Digital Slavery
Life & Culture Politics & Economy

Have we finally become digital slaves?

Addiction to social media is creating digital slaves who can’t think for themselves. Still, social media is thriving. You can’t delete Facebook, Twitter, Instagram and the likes from your phones. They are getting even more popular.

A growing number of people are now relying on the social media network to run their businesses. Many others are using them for news and opinion.

For scores the social media is a medium now, to stay in touch with family and friends. Few others are even addicted to the social media, opening up one of the platforms on their mobiles every now and then.

At the same time, there are arguments against the social media as the campaigners like DeleteFacebook ones feel the digital interconnections are misuse of time and squandering of resources.

Such argumentative pointers suggest that social media is turning human beings into digital slaves. Their rejoinders to every social media enthusiast end with a question – Aren’t we feeling isolated and becoming angrier in the digital world?

They may be true to some extent as four in ten people have indeed quit one or the other social media networks at least once, ever since they started using them.

But, then, most quitters and deleters often return to their accounts or at times create a pseudo account to keep track of the social media trends to stay alive, digitally.

There is also a huge army of inactive users who do not care much about their social media profiles and updates once they sign up for a mere presence.

What about the concerns that arise amidst revelations such as political data firm Cambridge Analytica harvesting data from more than 50 million Facebook users without their knowledge?

When such digital accidents occur, there is alarm all over. Tons of essays are written, inquiries are ordered. And then, another shocking security breach occurs exposing not one but 50 million accounts.

Social Media Digital Slavery

We have changed as people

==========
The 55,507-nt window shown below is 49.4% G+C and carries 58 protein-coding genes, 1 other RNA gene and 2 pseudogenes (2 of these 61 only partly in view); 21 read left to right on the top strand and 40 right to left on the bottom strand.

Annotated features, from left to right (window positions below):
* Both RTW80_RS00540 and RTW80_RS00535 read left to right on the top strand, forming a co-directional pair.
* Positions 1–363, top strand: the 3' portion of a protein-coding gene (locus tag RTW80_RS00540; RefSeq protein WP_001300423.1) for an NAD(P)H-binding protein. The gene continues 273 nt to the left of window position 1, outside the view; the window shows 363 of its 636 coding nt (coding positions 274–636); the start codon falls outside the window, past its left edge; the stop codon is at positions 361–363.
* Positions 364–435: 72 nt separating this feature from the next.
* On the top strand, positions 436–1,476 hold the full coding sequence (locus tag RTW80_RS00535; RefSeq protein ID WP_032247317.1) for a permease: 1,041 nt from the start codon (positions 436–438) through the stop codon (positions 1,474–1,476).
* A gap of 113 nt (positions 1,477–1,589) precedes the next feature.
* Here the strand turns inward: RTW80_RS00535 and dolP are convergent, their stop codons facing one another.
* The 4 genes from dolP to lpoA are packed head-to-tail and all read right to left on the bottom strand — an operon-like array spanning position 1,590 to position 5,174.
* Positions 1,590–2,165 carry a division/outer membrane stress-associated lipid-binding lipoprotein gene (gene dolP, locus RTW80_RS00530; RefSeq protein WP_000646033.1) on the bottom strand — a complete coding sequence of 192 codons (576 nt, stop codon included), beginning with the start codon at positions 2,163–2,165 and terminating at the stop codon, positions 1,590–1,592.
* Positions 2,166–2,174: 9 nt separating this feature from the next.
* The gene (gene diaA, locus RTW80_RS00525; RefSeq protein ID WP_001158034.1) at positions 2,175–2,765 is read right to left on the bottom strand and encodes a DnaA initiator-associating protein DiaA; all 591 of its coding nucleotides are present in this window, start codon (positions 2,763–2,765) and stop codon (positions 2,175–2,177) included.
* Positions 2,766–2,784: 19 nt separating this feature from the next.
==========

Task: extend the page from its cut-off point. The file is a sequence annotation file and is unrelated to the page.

How long have you been on Facebook, Twitter, Linkedin, Instagram or Snapchat and the likes? On which occasion(s) did you feel that your data, privacy, security were in danger? What steps did you take to keep yourself safe?

Your answer might not be convincing and there are chances that you do not bother for your data, privacy and online safety. So precise is the process of transformations that make active people inactive by turning them into digital slaves.

How social is social media

Life as it stands, people have moved on from social networks and community associations to digital groups where each one of them is classified according to daily online usage.

Try leaving any such digital group by rebelling against the surveillance you are being subjected to, and you will find yourself a loner. Why – because social media is a vital part of everyday life now.

Social media is as valuable to you as you are to the social media. You see information on the social media, you find news on social networks, you get unusual bonding on one of the social media platforms.

In return, you give them away your vital data, for free, hardly realising that data is costlier than oil.

To this, Simon Rogerson, Professor Emeritus in Computer Ethics and former Director of the Centre for Computing and Social Responsibility at De Montfort University, UK, says – “We are digital beings who live in data repositories and travel along the conduits of data communication.”

“The Universal Declaration of Human Rights states that ‘No one shall be held in slavery or servitude; slavery and the slave trade shall be prohibited in all their forms’. Today that must include both physical slavery and digital slavery,” he adds.

Prof Simon says, digital slavery exists, unrecognised, unnoticed, unfettered, and, in many cases, unconsciously supported and promoted.

“Governments, for example, with the creation of biometric identification, have created the shackles of slavery. Digital beings are traded online as owners try to maximise market share and increase profit. Such trading is unacceptable and contravenes human rights,” he says.


Food For Thought: Do you get free food or extraordinary service at a business establishment just like that? Don’t you part with your name, date of birth, mobile number, email id and addresses in the bargain? Aren’t you thus opening yourself to receiving information from companies about their products you never inquired about! Check yourself when it becomes too tempting for you to sign a form – on paper or online.

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